How the British election could change what happens with Brexit –

How the British election could change what happens with Brexit –

If you thought the Brexit debate was over, think again.

Depending on which party wins Thursday’s snap election, Britain’s Brexit decision could be reopened.

WATCH: U.K. Prime Minister Theresa May calls snap election

But Prime Minister Theresa May has already triggered Article 50, meaning the formal two-year process of leaving the European Union has begun. The choice then is between a “hard Brexit” and a “soft Brexit.” A hard exit would mean leaving the single market, making new trade deals, ending EU migration and revoking all EU laws and regulations, according to BBC News.

British Prime Minister Theresa May on May 25.

Geert Vanden Wijngaert/AP

In the soft exit scenario, Britain would stay in the single market, but would lose its seat at the EU table. The country would enjoy the “four freedoms” of the EU — free movement of goods, services, capital and people — without officially being in the union.

Here’s how the election outcome would likely impact what happens with Brexit:

Conservatives win a majority

If Theresa May returns as prime minister with a majority of seats in the House of Commons, the Conservatives will go ahead with their original “hard Brexit” plan.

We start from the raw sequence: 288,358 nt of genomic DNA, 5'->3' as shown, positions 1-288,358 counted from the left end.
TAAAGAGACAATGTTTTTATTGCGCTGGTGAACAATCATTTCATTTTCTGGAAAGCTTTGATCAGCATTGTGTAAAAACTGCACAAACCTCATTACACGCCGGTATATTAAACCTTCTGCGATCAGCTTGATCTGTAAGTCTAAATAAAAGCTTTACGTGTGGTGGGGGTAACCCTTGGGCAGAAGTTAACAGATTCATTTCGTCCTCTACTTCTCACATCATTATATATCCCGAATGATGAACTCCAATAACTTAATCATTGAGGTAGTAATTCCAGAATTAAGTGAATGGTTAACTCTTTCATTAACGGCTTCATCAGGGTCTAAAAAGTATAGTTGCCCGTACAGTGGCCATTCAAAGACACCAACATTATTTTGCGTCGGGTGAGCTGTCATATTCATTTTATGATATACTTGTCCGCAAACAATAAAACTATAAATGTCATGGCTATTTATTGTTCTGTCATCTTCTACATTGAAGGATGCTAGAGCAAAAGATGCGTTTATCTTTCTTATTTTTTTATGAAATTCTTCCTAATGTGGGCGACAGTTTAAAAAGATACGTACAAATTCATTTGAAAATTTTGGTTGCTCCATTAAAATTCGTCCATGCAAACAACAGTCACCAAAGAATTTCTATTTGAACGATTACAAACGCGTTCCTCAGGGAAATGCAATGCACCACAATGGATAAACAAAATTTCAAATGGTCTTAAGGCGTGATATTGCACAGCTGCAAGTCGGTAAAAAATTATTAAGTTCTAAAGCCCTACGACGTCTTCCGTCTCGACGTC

Britain would leave the EU in March 2019.

Conservatives win a minority

Things get a little more complicated if the Conservatives win the election, but lose their majority. The opportunity arises for other parties — the Labour Party, Scottish Nationalist Party and the Liberal Democrats — to form a coalition. Labour Party leader Jeremy Corbyn would become prime minister in this case, and he is likely to opt for a “soft Brexit,” The Independent UK reports.

Britain\’s Labour party leader Jeremy Corbyn speaks at an event on June 7.

Peter Byrne/PA via AP

Labour wins a minority

In a minority situation, a Labour government with the support of other parties is still possible.

It’s unclear if Corbyn would actually form a coalition though. When asked about it earlier in June, he said: “You’d better ask me on June 9th,” according to The Telegraph UK.

Labour wins a majority

Although Corbyn had supported the “No” Brexit vote, he has pledged to honour the House of Commons’ decision to back Brexit. In February, MPs voted overwhelmingly to support leaving with a decisive 498 votes to 114.

“Labour wants a jobs-first Brexit,” Corbyn said, according to The Independent UK. “A Brexit that safeguards the future of Britain’s vital industries, a Brexit that paves the way to a genuinely fairer society and an upgraded economy.”

— With a file from The Associated Press

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